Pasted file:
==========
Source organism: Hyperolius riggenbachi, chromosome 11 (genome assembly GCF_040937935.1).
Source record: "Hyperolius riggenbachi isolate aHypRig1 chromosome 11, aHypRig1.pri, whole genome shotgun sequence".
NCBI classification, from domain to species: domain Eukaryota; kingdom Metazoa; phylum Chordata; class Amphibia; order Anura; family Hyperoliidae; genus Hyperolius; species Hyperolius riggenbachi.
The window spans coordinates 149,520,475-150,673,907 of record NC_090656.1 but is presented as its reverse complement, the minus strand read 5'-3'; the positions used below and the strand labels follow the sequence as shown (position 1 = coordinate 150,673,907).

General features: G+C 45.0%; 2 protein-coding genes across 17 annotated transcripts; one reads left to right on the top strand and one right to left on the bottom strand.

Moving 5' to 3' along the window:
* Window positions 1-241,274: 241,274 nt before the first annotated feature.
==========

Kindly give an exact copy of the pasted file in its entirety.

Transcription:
Source organism: Hyperolius riggenbachi, chromosome 11 (genome assembly GCF_040937935.1).
Source record: "Hyperolius riggenbachi isolate aHypRig1 chromosome 11, aHypRig1.pri, whole genome shotgun sequence".
NCBI classification, from domain to species: domain Eukaryota; kingdom Metazoa; phylum Chordata; class Amphibia; order Anura; family Hyperoliidae; genus Hyperolius; species Hyperolius riggenbachi.
The window spans coordinates 149,520,475-150,673,907 of record NC_090656.1 but is presented as its reverse complement, the minus strand read 5'-3'; the positions used below and the strand labels follow the sequence as shown (position 1 = coordinate 150,673,907).

General features: G+C 45.0%; 2 protein-coding genes across 17 annotated transcripts; one reads left to right on the top strand and one right to left on the bottom strand.

Moving 5' to 3' along the window:
* Window positions 1-241,274: 241,274 nt before the first annotated feature.